Olivia Colman discusses her new role as Carol, an inner-city mum of two violent teens in C4’s tough new four-part drama, Run…

What was it about playing Carol that appealed to you?

“I loved playing Carol as she puzzling and not your normal female heroine. She’s a strong woman trying to keep her family together on her own. She’s got aspirations for her sons Terry and Dean – but she probably didn’t have great role models herself. It’s easy to see how she’s ended up robbing phones to get by. She’s not getting help from any quarter and has been forced to do things I don’t think she wants to. She’s had to be tough thanks to the boys’ violent dad.”

What sets Run apart from other city-based dramas?

“While it is an urban story, there are difficulties everywhere. We just show them with concrete, rather than trees. If you turn the corner in any city, it’s not lovely cafes you see but a life that’s harder. Also, scripts this well written are like hens’ teeth. It’s beautifully written and I knew I’d be heartbroken if I didn’t manage to do a good job of it. Run is one of the things I’m most proud of doing.”

Carol faces a heartbreaking dilemma when sons Terry and Dean violently kill a Polish man. Did you enjoy working with Billy and JJ Pamphilon, who play the boys?

“They’re fantastic. Billy and JJ are actually brothers in real life! Billy has ‘mum’ tattooed on his arm, which is great. We use a photo of them when they were little boys in the characters’ flat. Like Carol, I think my boys are sweethearts! Although Carol is in for a shock.”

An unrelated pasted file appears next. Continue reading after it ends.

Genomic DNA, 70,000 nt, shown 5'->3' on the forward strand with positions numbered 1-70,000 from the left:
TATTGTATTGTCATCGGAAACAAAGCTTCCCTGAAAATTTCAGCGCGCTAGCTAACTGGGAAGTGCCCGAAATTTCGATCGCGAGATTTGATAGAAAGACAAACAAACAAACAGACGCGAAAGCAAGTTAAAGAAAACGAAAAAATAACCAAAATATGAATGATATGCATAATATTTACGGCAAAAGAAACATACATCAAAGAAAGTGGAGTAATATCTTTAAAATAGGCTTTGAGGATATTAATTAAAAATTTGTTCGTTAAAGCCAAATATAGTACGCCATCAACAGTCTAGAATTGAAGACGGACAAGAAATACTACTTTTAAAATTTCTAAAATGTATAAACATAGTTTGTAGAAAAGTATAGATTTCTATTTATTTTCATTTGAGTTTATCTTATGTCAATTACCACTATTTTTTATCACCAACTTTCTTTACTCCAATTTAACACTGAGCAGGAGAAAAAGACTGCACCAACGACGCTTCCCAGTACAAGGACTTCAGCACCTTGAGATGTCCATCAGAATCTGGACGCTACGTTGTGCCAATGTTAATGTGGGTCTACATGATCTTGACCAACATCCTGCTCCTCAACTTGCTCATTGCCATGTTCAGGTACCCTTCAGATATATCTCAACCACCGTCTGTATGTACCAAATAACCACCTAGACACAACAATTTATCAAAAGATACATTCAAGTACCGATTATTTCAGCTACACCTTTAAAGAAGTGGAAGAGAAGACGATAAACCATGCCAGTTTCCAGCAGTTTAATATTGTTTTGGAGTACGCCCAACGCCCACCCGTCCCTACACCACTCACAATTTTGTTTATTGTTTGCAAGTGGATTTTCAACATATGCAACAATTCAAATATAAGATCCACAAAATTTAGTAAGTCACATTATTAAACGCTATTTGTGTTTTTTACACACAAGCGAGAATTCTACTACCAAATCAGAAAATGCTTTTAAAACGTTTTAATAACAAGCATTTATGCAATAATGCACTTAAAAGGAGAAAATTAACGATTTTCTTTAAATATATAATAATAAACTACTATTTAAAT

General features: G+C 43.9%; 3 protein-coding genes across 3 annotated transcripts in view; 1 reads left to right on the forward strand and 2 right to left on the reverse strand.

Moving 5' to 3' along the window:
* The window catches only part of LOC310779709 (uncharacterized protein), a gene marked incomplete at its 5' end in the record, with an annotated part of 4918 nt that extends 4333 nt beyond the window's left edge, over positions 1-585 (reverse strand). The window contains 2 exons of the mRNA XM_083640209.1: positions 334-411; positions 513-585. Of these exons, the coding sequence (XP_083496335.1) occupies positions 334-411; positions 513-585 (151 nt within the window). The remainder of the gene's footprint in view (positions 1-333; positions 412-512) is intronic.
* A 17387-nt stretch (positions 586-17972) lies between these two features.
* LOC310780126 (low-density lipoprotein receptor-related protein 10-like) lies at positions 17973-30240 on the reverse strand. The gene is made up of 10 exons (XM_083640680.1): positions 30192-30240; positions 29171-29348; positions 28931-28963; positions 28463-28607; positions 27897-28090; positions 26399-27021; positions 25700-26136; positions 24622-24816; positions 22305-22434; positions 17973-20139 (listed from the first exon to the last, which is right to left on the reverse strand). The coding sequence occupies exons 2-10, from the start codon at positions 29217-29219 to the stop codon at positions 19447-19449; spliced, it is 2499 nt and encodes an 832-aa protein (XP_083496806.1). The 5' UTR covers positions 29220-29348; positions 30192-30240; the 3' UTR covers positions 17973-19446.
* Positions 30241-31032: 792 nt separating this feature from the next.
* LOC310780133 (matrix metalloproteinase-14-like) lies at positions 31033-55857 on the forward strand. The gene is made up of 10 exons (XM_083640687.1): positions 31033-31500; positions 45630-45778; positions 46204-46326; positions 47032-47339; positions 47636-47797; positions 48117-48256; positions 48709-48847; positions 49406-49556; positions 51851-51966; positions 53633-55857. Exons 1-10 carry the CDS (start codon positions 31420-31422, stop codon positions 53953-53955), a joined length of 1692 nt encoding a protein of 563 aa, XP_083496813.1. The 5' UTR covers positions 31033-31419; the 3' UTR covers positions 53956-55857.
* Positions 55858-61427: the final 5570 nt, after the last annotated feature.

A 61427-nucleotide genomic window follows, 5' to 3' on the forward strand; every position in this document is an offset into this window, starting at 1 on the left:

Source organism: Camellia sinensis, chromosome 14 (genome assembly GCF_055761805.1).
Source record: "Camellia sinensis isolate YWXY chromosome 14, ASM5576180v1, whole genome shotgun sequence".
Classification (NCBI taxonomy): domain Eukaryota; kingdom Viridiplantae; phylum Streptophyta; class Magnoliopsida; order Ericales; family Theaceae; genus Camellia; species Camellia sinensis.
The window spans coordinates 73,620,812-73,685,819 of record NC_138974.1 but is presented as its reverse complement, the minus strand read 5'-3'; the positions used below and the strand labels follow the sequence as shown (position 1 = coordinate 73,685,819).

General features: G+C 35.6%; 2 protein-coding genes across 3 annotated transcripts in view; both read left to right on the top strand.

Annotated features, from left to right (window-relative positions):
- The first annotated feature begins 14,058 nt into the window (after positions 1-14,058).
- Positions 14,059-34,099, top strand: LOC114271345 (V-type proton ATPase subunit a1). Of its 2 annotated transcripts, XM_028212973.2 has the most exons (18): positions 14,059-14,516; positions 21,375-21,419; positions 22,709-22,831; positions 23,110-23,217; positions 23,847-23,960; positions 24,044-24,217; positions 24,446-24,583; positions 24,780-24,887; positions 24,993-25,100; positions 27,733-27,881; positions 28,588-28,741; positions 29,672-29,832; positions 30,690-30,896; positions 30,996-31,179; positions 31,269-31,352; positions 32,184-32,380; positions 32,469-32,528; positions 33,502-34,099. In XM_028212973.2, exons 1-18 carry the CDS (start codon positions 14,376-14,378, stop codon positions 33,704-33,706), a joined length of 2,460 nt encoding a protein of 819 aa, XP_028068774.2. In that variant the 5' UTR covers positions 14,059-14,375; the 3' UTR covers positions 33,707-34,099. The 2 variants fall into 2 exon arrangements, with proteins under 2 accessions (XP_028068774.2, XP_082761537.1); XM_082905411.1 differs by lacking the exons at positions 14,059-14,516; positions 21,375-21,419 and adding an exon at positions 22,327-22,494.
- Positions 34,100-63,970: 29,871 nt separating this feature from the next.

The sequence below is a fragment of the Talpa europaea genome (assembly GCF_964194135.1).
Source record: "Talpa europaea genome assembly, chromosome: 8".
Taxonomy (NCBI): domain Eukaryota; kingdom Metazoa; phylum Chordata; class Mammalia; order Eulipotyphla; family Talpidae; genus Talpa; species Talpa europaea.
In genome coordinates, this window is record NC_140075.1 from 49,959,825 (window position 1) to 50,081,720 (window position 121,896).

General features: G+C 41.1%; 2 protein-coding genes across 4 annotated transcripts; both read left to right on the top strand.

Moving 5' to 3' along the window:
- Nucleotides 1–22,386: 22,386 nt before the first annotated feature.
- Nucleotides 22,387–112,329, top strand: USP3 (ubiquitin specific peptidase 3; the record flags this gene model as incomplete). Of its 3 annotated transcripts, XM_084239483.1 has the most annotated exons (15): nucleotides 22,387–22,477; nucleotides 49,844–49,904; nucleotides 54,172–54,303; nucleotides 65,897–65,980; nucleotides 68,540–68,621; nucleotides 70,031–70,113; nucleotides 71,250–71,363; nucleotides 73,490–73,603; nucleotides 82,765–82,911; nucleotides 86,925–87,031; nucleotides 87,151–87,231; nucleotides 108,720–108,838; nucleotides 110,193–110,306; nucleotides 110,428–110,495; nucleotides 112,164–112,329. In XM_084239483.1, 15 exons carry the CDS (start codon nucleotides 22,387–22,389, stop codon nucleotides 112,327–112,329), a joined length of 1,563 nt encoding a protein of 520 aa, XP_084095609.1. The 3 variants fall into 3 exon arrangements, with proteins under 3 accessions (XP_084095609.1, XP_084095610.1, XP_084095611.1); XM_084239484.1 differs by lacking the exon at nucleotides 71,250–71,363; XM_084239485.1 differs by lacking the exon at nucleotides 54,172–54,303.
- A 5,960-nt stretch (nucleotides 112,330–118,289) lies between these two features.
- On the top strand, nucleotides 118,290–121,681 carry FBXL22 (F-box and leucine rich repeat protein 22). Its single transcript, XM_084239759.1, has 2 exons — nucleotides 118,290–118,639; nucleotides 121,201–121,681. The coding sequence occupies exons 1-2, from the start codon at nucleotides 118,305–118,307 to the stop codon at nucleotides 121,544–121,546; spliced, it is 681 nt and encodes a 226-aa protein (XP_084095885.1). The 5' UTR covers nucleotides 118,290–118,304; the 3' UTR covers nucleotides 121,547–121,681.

You’re very much in the spotlight at the moment with the success of ITV’s Broadchurch and winning BAFTAs for Twenty Twelve and Accused. Do you worry about the rise of your profile?


“It’s quite scary and it does feel different – and not necessarily in a good way. I haven’t quite figured it out yet but a lot of actors I admire manage to stay pretty private, so that’s a skill I’ll have to learn. Obviously you have to do press for jobs, particularly if you’re proud of them. I’m worried people will think: ‘She must be inundated with work, we won’t send her our script’!”

Did you have any idea how big Broadchurch would become?

“I’ve done lots of work before that I loved and hoped people would like but nothing has ever gone as nuts as Broadchurch! I was pleased people liked it but for a while I had to stop getting the bus and trains because I was always being asked ‘who did it?’ I’m really looking forward to working on the second series and can’t wait until the script, which will probably take about a year, is written.”

Does this mean you’re too big and famous for a reappearance as Sophie in cult classic Peep Show?

“God no! I couldn’t do the last one because I was working on Broadchurch but everyone on Peep Show knows I’d happily turn up. They’re my boys!”

You’re known now for both your intense roles and your comedy. How do you feel about these two very different disciplines?

“I feel eternally honoured I’m allowed to do both now. You need someone to take a punt on you and let you do both. I love doing each desperately and am just happy to be working as an actor as I don’t know how to do anything else!”

Run is showing from Monday to Thursday, 15-18 July, at 10pm on Channel 4. The drama follows four very different stories in South London. Harry Potter star Katie Leung plays illegal immigrant Ying, Line of Duty’s Lennie James is homeless heroin addict Richard, while Jaime Winstone portrays stripper Tara. Check out the official trailer here and let us know what you think on Twitter